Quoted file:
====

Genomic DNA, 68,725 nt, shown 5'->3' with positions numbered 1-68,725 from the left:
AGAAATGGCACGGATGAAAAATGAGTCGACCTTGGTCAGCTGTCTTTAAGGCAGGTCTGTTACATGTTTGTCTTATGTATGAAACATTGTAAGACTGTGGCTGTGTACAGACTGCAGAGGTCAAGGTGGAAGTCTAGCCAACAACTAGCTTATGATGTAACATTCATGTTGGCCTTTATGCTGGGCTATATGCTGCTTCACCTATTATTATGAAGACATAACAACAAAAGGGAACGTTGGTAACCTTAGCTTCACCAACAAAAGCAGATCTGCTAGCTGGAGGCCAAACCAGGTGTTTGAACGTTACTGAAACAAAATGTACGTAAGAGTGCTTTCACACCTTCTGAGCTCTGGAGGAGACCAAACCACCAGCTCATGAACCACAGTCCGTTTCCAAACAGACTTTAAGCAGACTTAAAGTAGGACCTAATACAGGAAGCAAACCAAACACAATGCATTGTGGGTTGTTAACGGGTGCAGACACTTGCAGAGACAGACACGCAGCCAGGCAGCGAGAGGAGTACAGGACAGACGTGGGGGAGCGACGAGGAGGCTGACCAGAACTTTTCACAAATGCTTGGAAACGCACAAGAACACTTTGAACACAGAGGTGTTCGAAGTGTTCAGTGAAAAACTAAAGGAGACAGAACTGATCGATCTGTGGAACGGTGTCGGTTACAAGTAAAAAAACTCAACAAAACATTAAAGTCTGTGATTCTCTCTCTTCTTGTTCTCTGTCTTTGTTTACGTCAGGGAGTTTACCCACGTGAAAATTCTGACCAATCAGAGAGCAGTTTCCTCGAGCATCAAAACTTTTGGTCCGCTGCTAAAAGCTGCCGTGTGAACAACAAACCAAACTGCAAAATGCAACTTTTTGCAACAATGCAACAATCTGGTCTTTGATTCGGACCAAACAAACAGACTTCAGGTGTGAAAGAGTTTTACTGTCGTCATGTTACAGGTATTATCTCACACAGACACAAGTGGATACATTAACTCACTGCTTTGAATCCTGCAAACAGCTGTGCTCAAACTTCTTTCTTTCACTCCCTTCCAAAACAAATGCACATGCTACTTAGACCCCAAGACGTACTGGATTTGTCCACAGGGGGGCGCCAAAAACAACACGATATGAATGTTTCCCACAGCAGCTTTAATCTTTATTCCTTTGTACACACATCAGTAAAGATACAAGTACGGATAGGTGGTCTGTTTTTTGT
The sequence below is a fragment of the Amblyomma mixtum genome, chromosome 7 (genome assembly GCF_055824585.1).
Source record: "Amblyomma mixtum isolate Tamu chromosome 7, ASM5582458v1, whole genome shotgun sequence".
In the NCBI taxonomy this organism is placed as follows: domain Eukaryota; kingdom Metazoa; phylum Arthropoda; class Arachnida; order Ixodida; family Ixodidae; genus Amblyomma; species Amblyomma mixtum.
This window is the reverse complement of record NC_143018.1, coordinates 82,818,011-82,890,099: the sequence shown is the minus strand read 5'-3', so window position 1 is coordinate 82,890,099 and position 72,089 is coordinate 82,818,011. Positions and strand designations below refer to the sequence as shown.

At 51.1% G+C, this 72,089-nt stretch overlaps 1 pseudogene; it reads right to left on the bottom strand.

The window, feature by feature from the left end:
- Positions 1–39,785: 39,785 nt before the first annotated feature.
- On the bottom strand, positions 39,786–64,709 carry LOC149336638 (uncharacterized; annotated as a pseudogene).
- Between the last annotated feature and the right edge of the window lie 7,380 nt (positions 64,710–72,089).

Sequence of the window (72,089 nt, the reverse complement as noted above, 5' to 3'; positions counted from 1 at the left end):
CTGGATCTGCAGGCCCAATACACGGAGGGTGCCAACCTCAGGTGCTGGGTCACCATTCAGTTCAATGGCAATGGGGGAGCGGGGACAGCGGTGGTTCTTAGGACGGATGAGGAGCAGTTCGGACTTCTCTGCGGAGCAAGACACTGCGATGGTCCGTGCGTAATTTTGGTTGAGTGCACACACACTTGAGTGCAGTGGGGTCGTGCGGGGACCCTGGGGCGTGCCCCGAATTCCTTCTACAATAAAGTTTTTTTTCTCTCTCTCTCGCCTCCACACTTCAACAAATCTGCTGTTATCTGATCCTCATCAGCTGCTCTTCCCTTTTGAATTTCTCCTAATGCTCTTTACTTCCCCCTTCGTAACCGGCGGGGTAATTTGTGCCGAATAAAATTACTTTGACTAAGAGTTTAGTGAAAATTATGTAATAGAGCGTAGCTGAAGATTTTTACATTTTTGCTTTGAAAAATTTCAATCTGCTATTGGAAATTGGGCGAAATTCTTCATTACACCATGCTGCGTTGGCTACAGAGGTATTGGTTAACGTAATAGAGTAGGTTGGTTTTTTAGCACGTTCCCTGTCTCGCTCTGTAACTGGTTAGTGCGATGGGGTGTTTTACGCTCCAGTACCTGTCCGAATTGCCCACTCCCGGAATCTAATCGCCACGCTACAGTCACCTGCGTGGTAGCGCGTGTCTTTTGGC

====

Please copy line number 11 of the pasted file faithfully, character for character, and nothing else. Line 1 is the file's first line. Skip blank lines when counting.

- Between the last annotated feature and the right edge of the window lie 7,380 nt (positions 64,710–72,089).